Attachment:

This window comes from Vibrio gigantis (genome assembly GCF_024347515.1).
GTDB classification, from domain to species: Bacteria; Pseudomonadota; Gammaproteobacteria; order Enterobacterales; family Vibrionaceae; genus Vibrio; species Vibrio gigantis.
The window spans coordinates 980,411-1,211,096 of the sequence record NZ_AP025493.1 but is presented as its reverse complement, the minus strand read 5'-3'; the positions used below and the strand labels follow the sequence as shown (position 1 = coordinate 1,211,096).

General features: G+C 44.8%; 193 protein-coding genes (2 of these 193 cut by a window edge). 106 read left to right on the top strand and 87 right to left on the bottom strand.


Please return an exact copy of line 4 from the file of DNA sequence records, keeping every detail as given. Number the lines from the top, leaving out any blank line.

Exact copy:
General features: G+C 44.8%; 193 protein-coding genes (2 of these 193 cut by a window edge). 106 read left to right on the top strand and 87 right to left on the bottom strand.